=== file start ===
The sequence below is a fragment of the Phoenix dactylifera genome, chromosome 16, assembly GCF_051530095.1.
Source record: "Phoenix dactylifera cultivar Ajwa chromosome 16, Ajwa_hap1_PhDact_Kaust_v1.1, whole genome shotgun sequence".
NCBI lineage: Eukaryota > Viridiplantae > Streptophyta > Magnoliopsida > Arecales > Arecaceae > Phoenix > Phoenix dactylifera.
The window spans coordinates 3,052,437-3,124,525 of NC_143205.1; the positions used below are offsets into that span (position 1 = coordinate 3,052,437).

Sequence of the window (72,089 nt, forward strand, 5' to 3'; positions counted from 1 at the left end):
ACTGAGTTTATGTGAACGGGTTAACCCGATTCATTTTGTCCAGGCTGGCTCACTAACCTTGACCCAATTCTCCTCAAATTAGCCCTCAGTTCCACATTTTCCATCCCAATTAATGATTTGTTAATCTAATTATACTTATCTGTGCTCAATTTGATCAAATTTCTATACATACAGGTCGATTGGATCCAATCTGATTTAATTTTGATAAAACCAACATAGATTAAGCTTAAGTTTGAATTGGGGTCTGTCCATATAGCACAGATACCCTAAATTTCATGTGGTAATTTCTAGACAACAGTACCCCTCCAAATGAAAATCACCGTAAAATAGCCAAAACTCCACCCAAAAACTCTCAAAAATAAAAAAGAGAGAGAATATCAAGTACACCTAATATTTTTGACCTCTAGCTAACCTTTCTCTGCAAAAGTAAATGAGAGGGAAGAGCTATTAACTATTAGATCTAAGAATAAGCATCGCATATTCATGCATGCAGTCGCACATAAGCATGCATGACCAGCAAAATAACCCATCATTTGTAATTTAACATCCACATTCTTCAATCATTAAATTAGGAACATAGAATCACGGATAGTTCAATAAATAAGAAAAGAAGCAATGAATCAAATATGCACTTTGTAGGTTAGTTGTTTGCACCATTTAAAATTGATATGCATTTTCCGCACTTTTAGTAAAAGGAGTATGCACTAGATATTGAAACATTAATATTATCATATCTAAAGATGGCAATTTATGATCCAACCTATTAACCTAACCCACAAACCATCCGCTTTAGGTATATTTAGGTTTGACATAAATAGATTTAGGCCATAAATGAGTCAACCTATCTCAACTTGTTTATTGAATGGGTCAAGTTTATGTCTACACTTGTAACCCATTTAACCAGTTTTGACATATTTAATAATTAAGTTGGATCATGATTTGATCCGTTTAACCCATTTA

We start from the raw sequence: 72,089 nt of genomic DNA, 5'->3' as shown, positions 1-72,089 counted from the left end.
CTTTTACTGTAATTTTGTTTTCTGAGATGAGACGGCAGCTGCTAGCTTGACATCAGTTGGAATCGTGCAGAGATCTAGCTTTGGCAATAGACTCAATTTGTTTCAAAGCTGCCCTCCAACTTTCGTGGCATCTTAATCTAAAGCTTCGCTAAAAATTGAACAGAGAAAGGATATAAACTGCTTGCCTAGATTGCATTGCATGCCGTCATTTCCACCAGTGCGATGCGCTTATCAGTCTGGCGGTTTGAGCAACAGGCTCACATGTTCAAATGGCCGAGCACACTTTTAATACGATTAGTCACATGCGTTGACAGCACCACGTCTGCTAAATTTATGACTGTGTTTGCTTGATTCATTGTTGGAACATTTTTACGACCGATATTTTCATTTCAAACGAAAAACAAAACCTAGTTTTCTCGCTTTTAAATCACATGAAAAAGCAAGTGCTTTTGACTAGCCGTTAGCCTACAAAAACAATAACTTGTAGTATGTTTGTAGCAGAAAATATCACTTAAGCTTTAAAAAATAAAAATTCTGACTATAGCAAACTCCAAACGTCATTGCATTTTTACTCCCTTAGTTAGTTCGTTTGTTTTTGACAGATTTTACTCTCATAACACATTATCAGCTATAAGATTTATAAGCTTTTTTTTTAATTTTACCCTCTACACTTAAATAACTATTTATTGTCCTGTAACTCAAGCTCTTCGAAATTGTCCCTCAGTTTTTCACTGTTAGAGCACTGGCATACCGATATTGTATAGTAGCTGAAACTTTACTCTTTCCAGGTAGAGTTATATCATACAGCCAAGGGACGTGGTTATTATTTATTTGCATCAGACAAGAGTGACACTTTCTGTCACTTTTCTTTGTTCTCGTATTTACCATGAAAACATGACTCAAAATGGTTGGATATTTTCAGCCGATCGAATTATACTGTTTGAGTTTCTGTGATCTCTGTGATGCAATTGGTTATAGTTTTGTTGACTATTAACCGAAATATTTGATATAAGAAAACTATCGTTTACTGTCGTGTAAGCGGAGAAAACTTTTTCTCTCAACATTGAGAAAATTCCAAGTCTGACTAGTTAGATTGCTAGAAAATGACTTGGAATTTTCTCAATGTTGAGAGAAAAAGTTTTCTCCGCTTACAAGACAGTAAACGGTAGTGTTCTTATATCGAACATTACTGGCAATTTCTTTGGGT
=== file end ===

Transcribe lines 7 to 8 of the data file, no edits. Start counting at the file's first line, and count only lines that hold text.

We start from the raw sequence: 72,089 nt of genomic DNA, 5'->3' as shown, positions 1-72,089 counted from the left end.
CTTTTACTGTAATTTTGTTTTCTGAGATGAGACGGCAGCTGCTAGCTTGACATCAGTTGGAATCGTGCAGAGATCTAGCTTTGGCAATAGACTCAATTTGTTTCAAAGCTGCCCTCCAACTTTCGTGGCATCTTAATCTAAAGCTTCGCTAAAAATTGAACAGAGAAAGGATATAAACTGCTTGCCTAGATTGCATTGCATGCCGTCATTTCCACCAGTGCGATGCGCTTATCAGTCTGGCGGTTTGAGCAACAGGCTCACATGTTCAAATGGCCGAGCACACTTTTAATACGATTAGTCACATGCGTTGACAGCACCACGTCTGCTAAATTTATGACTGTGTTTGCTTGATTCATTGTTGGAACATTTTTACGACCGATATTTTCATTTCAAACGAAAAACAAAACCTAGTTTTCTCGCTTTTAAATCACATGAAAAAGCAAGTGCTTTTGACTAGCCGTTAGCCTACAAAAACAATAACTTGTAGTATGTTTGTAGCAGAAAATATCACTTAAGCTTTAAAAAATAAAAATTCTGACTATAGCAAACTCCAAACGTCATTGCATTTTTACTCCCTTAGTTAGTTCGTTTGTTTTTGACAGATTTTACTCTCATAACACATTATCAGCTATAAGATTTATAAGCTTTTTTTTTAATTTTACCCTCTACACTTAAATAACTATTTATTGTCCTGTAACTCAAGCTCTTCGAAATTGTCCCTCAGTTTTTCACTGTTAGAGCACTGGCATACCGATATTGTATAGTAGCTGAAACTTTACTCTTTCCAGGTAGAGTTATATCATACAGCCAAGGGACGTGGTTATTATTTATTTGCATCAGACAAGAGTGACACTTTCTGTCACTTTTCTTTGTTCTCGTATTTACCATGAAAACATGACTCAAAATGGTTGGATATTTTCAGCCGATCGAATTATACTGTTTGAGTTTCTGTGATCTCTGTGATGCAATTGGTTATAGTTTTGTTGACTATTAACCGAAATATTTGATATAAGAAAACTATCGTTTACTGTCGTGTAAGCGGAGAAAACTTTTTCTCTCAACATTGAGAAAATTCCAAGTCTGACTAGTTAGATTGCTAGAAAATGACTTGGAATTTTCTCAATGTTGAGAGAAAAAGTTTTCTCCGCTTACAAGACAGTAAACGGTAGTGTTCTTATATCGAACATTACTGGCAATTTCTTTGGGT